I recently found myself in a sales situation that brought back memories of a sale I am not proud of. In fact, I am quite embarrassed. Yet if we’re smart, we can learn from mistakes, can’t we? And big mistakes can lead to really big lessons, can’t they? So you never ever ever make the same stupid mistake I did, read on.
Years ago I built a relationship with a buyer…a manager of a district branch with 475 other branches throughout the US. During our conversations he always stated how much he thought our sales training course was just what was needed for every sales team in the company nationally. But…he would have to prove the concept with his team first, and in order to do so, he needed a significant price reduction to get the training group funded. He said he knew, with the results they would achieve, he would be able to take it “up” the chain and that it would lead to so much more business I better start staffing up now.
It sounded like such a good idea. One group at a discounted rate in order to gain access to hundreds more? Count me in!
And we delivered. The course did what was promised – developed his sales reps to increase sales. His branch was the number one performing branch for three months in a row and he became the “golden boy” resulting in a promotion to regional manager over 13 branches.
How exciting… my big payoff was soon to follow, right? I eagerly discussed options for how we could go to corporate and build our case. I brought on extra facilitators so we would be ready. He returned from a national meeting and said the time wasn’t right. In addition, we needed to build a better case so they couldn’t deny the proof. He really needed more evidence with his other branches and asked, “Couldn’t we extend the previous offer to these branches too? It was just another 12 and would lead to 450 more.”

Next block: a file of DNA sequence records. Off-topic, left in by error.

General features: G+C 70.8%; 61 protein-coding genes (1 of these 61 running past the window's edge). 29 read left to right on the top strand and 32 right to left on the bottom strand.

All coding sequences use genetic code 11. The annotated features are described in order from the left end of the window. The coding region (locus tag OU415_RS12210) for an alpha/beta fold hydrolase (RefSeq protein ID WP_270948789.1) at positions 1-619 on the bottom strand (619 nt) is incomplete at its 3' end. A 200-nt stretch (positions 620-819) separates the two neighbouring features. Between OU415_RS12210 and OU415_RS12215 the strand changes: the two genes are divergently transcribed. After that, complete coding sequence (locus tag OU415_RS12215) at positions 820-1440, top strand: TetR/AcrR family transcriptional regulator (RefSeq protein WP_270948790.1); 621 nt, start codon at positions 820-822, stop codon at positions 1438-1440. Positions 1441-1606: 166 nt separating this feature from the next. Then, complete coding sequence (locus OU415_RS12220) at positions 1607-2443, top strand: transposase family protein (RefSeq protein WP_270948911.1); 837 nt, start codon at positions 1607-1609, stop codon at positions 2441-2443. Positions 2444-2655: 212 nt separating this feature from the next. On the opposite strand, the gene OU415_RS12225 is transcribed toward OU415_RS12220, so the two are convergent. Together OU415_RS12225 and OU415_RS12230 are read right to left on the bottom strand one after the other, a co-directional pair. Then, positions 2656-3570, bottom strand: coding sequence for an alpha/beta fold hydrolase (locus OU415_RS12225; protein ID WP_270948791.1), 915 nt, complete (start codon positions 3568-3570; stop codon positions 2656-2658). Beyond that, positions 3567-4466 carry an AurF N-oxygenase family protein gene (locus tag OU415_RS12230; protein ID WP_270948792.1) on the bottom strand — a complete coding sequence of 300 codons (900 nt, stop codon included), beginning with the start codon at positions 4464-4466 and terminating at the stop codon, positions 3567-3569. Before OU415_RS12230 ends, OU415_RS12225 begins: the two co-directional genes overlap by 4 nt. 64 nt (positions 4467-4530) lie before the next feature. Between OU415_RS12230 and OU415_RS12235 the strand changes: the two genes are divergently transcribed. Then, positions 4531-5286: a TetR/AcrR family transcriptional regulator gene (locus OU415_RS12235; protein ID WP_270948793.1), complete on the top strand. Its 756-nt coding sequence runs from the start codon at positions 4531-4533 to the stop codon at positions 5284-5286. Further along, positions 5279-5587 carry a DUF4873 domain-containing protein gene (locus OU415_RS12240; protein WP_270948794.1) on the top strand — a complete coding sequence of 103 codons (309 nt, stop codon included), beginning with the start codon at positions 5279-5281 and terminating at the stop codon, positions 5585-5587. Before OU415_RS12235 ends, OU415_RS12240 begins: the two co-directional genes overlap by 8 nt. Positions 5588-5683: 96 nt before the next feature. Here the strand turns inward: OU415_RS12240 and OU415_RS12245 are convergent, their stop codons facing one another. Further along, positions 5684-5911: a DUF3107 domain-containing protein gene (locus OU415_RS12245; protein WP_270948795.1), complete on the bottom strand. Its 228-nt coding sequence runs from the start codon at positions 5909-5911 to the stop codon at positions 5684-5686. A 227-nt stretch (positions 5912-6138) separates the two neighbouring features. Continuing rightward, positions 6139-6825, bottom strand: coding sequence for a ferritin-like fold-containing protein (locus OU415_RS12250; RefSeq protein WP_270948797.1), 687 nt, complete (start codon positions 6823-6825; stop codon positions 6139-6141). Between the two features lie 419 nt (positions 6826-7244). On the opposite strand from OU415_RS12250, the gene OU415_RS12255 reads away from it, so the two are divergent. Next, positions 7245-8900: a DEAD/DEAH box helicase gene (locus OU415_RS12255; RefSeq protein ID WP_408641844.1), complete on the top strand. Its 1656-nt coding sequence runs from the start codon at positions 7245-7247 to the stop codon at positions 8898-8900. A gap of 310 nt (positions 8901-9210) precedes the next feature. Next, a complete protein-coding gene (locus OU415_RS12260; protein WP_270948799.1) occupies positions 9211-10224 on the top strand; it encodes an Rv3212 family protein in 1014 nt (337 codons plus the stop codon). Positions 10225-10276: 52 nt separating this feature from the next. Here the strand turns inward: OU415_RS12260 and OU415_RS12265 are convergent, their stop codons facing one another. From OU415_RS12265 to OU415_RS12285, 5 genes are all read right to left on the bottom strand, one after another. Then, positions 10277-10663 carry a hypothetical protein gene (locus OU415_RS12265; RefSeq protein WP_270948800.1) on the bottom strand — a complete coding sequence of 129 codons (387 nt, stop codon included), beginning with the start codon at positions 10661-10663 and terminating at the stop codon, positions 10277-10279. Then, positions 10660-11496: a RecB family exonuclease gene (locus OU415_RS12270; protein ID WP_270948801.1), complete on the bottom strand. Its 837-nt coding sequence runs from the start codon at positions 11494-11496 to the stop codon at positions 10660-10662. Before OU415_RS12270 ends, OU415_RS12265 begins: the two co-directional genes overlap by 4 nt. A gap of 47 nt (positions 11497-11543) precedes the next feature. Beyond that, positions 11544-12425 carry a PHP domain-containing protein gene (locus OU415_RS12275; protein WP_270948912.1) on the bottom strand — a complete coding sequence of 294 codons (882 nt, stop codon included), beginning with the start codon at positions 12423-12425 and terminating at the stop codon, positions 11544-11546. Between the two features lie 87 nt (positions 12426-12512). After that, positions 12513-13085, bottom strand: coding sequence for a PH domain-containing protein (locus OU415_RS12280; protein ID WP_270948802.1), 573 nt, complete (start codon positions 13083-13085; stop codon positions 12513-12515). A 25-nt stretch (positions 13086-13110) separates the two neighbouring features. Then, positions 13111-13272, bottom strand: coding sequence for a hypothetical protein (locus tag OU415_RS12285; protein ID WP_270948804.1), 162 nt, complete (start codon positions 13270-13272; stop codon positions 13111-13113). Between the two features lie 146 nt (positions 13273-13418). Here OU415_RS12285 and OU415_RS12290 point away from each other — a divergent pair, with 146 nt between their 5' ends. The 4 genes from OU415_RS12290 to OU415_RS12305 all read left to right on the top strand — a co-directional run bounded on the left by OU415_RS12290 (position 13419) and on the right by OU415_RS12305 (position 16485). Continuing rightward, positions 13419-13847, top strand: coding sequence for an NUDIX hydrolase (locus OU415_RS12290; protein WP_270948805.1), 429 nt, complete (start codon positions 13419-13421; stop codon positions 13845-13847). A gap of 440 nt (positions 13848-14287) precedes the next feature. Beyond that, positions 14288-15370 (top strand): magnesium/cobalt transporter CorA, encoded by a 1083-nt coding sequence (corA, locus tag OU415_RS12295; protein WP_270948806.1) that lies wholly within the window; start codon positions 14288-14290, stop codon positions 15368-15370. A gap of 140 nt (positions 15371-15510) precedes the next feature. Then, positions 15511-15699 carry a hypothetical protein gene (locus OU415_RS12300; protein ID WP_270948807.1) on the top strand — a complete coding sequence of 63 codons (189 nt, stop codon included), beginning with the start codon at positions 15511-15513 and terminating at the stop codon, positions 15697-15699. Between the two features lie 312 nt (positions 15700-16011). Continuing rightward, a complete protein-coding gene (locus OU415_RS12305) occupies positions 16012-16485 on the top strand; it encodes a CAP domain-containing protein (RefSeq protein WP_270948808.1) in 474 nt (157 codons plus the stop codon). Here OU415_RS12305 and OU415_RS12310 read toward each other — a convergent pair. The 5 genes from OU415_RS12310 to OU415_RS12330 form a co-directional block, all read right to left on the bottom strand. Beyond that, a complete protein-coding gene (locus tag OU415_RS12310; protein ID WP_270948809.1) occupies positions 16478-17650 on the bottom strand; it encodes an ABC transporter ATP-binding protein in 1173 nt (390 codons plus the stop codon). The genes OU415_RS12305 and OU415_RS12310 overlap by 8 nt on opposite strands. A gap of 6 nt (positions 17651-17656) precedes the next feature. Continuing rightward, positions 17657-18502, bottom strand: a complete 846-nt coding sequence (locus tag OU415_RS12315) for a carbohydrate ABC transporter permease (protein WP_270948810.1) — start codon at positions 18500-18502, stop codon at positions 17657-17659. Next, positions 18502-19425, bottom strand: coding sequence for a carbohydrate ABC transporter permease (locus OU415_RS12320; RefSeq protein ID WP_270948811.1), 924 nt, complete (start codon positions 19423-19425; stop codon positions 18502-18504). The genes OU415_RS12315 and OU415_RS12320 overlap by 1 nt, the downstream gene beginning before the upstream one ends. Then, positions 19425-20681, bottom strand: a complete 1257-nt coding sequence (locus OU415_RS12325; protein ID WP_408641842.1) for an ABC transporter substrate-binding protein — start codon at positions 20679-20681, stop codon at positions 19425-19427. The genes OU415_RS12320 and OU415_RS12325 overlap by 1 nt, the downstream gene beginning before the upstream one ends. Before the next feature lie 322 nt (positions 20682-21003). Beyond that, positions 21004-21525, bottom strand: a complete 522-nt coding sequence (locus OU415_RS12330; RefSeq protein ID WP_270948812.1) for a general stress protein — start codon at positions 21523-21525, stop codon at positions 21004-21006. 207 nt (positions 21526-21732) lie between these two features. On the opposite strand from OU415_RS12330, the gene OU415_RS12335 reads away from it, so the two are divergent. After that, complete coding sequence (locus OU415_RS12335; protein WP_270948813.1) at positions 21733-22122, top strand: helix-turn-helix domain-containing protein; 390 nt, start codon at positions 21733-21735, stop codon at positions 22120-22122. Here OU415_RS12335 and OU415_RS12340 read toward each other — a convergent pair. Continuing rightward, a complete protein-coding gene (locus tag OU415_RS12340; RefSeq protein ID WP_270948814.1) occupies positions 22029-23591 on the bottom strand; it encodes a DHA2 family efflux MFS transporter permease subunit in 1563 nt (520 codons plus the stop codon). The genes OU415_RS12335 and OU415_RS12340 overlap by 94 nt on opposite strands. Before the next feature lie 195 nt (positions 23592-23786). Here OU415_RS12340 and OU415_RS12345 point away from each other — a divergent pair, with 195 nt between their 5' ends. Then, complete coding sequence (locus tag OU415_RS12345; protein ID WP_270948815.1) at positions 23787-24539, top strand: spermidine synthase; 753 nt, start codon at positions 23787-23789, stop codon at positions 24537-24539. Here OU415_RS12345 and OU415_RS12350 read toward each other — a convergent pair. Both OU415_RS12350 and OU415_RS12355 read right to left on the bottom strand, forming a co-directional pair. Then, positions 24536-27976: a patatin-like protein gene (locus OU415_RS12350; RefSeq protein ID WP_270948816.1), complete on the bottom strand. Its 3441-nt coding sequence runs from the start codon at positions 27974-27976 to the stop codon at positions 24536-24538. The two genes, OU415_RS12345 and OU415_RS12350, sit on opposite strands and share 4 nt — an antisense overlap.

Oh, and by the way, he made it clear that I should personally facilitate the training as it was a sure success then and would be so worth my while.
Yes, I did… I agreed and personally spent the next 16 months providing services at a big discount.
As you have probably surmised, the larger opportunity never materialized. Oh, I did get an audience with the leaders in corporate, but they had already chosen another provider to recommend to their branches. It was a company they had an existing relationship with, and only met with me (at my expense, in another state) as a courtesy to this Regional Manager, who was now leading the #1 Region, of course.
The Big Lesson
As I was lamenting this situation and the impact on my overall business to a former mentor, he told me that I broke one of the biggest rules in selling…“Never let a buyer pay you in compliments or promises.” I had fallen prey to both.
Did I learn? You bet I did. Have I always remembered this? Not always in the moment.